What is Conduct Disorder?

Conduct Disorder (CD) is a more severe type of behavioral disorder than Oppositional Defiant Disorder (ODD) and is more likely to develop in kids with ADHD. According to the publication of the American Psychiatric Association that provides current diagnostic criteria for all recognized psychiatric disorders, the essential feature of Conduct Disorder is "...a repetitive and persistent pattern of behavior in which the basic rights of others or age appropriate social norms or rules are violated." These behaviors fall into 4 main groupings:
  1. Serious violation of rules (e.g., truancy from school; running away from home; staying out at night prior to age 13)
  2. Non-aggressive conduct that causes property loss or damage (e.g., fire setting with intent to cause damage; deliberate destruction of property)
  3. Deceitfulness or theft (e.g., shoplifting; breaking into someone's house; frequent lying to obtain goods or avoid obligations)
  4. Aggressive behavior that causes or threatens to cause harm (e.g., initiating fights; cruelty to people or animals)

For the diagnosis of Conduct Disorder to be correctly assigned, at least 3 of the specific symptoms must have occurred during the prior 12 months, with at least one criterion present in the last 6 months. In addition, the disturbance in behavior must clearly result in clinically significantly impairment in the youngster or teenager's social, academic, or occupational functioning. These criteria are intended to assure that the diagnosis is not assigned for an isolated antisocial act, but is instead reserved for children/teens who show a pattern of antisocial behavior over a significant period of time.

In addition to these core diagnostic criteria, children/teens with Conduct Disorder often display a number of associated features as well:
  • guilt and remorse over clear misdeeds are often absent, other than feeling badly about having been caught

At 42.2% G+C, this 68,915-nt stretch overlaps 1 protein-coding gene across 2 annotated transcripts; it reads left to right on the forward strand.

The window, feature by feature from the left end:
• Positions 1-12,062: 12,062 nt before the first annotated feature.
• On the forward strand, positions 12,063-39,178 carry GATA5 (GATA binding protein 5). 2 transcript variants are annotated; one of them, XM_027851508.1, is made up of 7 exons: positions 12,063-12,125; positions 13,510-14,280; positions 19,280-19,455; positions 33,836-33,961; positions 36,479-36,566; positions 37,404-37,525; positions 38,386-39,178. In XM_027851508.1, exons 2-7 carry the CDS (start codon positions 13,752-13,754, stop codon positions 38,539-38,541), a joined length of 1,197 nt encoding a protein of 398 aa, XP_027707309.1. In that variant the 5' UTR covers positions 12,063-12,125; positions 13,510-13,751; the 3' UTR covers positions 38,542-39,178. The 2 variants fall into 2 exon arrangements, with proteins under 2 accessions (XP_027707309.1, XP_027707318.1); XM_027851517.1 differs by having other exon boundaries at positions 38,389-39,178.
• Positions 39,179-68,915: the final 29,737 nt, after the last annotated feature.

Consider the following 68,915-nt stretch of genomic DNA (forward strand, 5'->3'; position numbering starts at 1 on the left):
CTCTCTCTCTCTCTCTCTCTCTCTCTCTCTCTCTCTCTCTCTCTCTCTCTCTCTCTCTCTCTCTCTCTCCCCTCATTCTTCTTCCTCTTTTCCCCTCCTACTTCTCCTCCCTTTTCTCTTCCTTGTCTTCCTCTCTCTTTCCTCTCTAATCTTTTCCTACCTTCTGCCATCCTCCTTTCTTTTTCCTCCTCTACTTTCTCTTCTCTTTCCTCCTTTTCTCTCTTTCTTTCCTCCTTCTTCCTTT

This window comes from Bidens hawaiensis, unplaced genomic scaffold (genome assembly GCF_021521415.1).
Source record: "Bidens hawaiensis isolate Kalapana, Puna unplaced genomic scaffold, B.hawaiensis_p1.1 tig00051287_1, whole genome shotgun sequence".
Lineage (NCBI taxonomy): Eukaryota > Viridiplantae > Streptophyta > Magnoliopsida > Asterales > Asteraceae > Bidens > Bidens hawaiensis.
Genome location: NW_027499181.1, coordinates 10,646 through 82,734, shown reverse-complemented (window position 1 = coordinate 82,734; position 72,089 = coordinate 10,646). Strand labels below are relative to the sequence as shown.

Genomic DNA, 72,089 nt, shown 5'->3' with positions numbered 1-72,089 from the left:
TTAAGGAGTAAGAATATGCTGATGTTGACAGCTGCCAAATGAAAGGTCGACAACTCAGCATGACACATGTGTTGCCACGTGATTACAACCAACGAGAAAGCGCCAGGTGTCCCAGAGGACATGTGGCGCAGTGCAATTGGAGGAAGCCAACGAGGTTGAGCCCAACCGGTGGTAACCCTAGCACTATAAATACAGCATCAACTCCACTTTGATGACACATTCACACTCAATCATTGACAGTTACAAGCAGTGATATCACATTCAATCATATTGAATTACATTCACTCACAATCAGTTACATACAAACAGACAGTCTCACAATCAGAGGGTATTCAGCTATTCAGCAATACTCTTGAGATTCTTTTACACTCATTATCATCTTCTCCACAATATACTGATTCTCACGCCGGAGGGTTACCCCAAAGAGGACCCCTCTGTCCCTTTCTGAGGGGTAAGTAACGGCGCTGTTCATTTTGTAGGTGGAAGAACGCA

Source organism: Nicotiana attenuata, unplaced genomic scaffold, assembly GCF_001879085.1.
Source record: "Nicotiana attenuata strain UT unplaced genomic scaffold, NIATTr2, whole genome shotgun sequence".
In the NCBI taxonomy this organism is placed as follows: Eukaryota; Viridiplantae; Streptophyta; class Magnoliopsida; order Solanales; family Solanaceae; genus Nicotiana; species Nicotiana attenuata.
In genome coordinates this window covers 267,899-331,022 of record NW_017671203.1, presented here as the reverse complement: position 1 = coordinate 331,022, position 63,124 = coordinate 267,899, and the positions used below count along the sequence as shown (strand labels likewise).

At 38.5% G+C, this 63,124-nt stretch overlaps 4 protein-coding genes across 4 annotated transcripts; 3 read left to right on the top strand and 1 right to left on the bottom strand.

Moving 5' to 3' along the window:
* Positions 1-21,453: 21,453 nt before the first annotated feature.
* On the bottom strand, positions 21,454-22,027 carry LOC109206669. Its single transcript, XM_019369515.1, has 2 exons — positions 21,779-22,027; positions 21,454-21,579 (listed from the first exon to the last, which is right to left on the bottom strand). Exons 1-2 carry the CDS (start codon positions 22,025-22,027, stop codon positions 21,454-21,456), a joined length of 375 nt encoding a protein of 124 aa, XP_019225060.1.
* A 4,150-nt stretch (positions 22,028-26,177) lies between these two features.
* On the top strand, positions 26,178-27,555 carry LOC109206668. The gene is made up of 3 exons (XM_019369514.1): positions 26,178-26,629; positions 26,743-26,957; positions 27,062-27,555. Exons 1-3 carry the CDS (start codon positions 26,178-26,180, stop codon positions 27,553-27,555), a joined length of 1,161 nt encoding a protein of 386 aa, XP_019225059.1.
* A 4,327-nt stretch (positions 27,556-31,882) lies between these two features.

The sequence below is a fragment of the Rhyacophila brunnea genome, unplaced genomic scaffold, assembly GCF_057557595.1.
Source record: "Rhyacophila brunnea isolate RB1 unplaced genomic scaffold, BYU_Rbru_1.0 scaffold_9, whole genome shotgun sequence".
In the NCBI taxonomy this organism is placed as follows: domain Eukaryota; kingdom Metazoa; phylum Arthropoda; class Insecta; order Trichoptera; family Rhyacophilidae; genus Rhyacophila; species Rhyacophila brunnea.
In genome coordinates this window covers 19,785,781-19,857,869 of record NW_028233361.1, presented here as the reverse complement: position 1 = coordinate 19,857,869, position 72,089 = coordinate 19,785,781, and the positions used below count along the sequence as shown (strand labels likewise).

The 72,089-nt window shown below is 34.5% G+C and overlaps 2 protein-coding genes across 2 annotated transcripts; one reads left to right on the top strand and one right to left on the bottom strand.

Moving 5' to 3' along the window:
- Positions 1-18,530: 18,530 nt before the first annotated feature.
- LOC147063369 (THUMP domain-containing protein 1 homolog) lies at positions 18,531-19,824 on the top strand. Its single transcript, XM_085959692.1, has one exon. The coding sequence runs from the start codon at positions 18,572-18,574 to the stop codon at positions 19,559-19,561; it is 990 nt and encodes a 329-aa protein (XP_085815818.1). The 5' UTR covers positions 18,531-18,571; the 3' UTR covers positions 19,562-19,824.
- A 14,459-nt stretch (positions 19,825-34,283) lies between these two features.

• poor frustration tolerance and irritability are often present
  • self-esteem is often poor even though an image of "toughness" is often presented
  • they are prone to often misinterpret other's intentions towards them as being hostile which can lead them to overreact in a retaliatory, aggressive manner
  • they often have little empathy or concern for the feelings and wishes of others

Conduct Disorder is often also associated with:
  • dropping out of school
  • early onset of sexual behavior
  • excessive risk taking
  • poor academic performance
  • school suspension
  • self-destructive behavior
  • substance use and abuse
  • suicide

It is important to recognize that the symptoms of Conduct Disorder do not really share any overlap with diagnostic criteria for ADHD. These two disorders certainly share many of the "associated features," but the actually symptoms that are used to make the diagnosis for each condition are really quite distinct.

This is why if a youngster with ADHD is also displaying the types of behaviors that may warrant a Conduct Disorder diagnosis, it is important not to attribute the antisocial behavior to just another facet of the youngster's ADHD. The danger in doing this is that the youngster may not receive the necessary and appropriate treatment as a result.

Two different types of Conduct Disorder are currently recognized:

1. The Adolescent-Onset Type. This type is applicable to teens who currently meet the diagnosis for Conduct Disorder but who showed no symptoms of Conduct Disorder prior to age 10. People with adolescent-onset Conduct Disorder are less likely to display aggressive behavior and are more likely to have decent peer relationships. Of utmost importance is that adolescent-onset Conduct Disorder less likely to be associated with serious behavior problems that persist into adulthood.

2. The Childhood-Onset Type is defined by the onset of at least on symptom of Conduct Disorder prior to age 10. Thus, even though a youngster may not meet full diagnostic criteria before age 10, if these criteria are met when the youngster is 12, and at least one symptom was present (e.g. running away) before 10, the Childhood-Onset Type would apply. Almost all kids who meet criteria for childhood-onset Conduct Disorder would have previously been diagnosed with Oppositional Defiant Disorder.

Although Conduct Disorder may occur in kids as young as 5-6, its onset is usually in late childhood or early adolescence. The course of Conduct Disorder is variable: in a majority of people, the disorder remits by adulthood. Nonetheless, a substantial percentage continues to display sufficient antisocial behaviors into adulthood to warrant the diagnosis of antisocial personality disorder as young adults. This is most likely to be true as noted above, for people whose Conduct Disorder begins early in life and is marked by aggressive behavior.

==> Parenting Children and Teens with ODD and CD

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